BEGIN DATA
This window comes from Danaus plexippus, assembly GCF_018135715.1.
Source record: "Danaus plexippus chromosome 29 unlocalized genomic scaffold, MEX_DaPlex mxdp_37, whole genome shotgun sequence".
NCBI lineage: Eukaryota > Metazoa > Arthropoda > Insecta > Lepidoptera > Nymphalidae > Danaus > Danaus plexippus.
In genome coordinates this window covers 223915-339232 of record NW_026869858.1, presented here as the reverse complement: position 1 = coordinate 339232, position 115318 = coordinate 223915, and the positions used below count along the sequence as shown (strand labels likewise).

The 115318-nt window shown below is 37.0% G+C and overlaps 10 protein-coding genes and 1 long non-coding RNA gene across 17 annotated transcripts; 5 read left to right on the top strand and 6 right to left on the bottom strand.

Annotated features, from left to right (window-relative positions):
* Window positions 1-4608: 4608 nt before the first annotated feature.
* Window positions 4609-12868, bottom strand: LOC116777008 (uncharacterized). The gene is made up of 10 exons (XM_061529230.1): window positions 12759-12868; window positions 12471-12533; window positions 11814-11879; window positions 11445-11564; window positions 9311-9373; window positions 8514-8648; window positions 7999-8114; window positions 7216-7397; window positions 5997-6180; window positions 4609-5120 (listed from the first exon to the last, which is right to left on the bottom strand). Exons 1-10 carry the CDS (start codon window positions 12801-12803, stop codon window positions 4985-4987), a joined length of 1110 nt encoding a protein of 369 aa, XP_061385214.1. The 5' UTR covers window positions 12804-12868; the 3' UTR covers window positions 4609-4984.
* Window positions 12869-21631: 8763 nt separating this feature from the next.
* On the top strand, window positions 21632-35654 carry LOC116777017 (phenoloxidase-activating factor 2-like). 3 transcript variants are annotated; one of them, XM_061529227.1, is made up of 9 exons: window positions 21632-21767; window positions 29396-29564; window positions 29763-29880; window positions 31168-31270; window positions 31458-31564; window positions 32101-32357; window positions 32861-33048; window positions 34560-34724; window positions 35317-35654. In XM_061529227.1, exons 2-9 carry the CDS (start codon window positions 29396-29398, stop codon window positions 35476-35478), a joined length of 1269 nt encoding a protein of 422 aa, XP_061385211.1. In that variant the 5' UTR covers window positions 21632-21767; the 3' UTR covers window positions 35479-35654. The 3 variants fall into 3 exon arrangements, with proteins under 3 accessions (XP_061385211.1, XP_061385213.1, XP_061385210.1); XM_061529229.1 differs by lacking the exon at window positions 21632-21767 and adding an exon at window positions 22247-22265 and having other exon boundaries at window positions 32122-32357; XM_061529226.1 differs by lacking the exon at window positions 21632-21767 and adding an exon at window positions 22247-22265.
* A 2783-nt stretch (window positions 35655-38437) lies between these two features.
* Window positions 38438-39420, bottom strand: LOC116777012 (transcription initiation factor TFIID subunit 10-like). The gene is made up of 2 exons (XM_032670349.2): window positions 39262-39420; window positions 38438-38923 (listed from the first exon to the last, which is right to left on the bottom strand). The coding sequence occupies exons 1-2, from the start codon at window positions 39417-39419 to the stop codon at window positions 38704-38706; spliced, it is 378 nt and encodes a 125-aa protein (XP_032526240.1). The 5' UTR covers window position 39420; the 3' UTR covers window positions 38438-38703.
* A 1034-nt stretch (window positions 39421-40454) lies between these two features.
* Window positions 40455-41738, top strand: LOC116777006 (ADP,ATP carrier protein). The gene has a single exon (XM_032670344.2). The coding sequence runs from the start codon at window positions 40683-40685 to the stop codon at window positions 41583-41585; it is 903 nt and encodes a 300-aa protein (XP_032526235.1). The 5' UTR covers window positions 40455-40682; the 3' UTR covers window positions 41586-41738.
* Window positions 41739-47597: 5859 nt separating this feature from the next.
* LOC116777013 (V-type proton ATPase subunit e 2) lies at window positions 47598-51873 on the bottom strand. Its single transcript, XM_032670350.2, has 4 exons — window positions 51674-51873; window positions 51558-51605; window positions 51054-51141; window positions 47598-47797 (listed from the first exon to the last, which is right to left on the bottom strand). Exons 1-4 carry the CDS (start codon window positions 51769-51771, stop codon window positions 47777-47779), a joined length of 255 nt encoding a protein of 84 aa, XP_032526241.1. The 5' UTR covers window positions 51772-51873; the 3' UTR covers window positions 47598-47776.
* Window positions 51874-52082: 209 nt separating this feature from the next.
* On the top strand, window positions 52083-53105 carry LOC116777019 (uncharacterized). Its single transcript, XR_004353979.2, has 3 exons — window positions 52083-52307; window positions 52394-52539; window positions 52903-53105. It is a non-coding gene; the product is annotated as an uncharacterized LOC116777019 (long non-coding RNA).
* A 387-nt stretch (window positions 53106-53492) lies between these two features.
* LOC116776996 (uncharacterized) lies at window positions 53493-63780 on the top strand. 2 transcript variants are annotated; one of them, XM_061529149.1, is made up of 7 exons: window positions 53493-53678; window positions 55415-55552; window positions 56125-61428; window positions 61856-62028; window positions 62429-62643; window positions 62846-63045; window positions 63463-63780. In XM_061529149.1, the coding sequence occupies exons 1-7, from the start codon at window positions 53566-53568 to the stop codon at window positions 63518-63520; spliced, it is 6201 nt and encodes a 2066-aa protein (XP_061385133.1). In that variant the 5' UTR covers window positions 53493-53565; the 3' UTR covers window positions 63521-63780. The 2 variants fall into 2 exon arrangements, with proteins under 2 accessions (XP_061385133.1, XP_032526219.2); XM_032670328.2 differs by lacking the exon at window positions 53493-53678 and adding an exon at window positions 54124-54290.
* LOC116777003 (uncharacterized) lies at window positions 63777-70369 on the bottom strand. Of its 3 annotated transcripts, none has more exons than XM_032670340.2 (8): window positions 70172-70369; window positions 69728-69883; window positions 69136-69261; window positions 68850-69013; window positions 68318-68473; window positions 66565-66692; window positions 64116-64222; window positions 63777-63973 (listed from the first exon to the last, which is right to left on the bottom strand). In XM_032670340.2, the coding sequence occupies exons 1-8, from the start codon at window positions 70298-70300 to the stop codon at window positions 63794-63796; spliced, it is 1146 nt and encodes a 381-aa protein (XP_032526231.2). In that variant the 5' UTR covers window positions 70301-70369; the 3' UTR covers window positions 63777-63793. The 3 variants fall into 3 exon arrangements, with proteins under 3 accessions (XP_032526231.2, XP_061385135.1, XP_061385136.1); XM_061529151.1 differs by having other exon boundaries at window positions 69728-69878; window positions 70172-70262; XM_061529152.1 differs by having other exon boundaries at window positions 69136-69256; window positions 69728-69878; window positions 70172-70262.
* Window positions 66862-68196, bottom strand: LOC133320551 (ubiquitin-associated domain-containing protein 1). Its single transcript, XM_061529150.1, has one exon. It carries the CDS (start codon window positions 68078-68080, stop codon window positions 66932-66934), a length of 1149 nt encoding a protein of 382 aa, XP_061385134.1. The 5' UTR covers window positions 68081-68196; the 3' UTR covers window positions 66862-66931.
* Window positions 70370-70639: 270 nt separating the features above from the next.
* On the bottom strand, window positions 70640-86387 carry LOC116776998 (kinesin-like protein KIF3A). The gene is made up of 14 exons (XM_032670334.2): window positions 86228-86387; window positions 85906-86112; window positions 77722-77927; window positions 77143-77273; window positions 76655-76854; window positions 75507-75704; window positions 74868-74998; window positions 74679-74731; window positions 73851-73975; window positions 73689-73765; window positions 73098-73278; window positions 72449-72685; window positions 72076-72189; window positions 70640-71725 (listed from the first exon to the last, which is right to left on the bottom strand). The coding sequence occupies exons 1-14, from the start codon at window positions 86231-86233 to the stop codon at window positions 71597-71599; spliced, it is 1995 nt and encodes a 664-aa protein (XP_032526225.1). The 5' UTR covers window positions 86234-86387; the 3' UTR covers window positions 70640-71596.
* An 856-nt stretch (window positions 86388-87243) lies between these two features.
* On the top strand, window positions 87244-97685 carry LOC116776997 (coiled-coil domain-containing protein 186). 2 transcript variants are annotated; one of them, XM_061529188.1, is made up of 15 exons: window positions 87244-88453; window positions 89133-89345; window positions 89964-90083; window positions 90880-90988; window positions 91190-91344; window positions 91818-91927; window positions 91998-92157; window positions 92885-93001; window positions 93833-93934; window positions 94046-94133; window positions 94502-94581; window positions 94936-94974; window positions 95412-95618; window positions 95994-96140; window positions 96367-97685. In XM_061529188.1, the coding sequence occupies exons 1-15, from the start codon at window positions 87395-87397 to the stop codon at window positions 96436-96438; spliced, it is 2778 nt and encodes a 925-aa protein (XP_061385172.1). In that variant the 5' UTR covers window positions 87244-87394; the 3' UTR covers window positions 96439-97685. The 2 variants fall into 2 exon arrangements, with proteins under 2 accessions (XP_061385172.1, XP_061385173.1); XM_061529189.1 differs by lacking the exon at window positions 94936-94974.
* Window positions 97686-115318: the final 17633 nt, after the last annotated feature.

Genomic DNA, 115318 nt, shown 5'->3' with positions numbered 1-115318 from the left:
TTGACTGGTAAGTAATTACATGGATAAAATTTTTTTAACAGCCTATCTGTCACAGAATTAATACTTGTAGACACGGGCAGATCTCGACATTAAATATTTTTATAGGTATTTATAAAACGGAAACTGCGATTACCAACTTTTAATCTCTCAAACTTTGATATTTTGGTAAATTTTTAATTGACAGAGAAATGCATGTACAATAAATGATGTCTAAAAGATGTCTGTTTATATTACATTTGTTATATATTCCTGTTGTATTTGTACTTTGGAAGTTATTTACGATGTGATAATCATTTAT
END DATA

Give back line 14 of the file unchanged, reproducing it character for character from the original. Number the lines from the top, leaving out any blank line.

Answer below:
* Window positions 40455-41738, top strand: LOC116777006 (ADP,ATP carrier protein). The gene has a single exon (XM_032670344.2). The coding sequence runs from the start codon at window positions 40683-40685 to the stop codon at window positions 41583-41585; it is 903 nt and encodes a 300-aa protein (XP_032526235.1). The 5' UTR covers window positions 40455-40682; the 3' UTR covers window positions 41586-41738.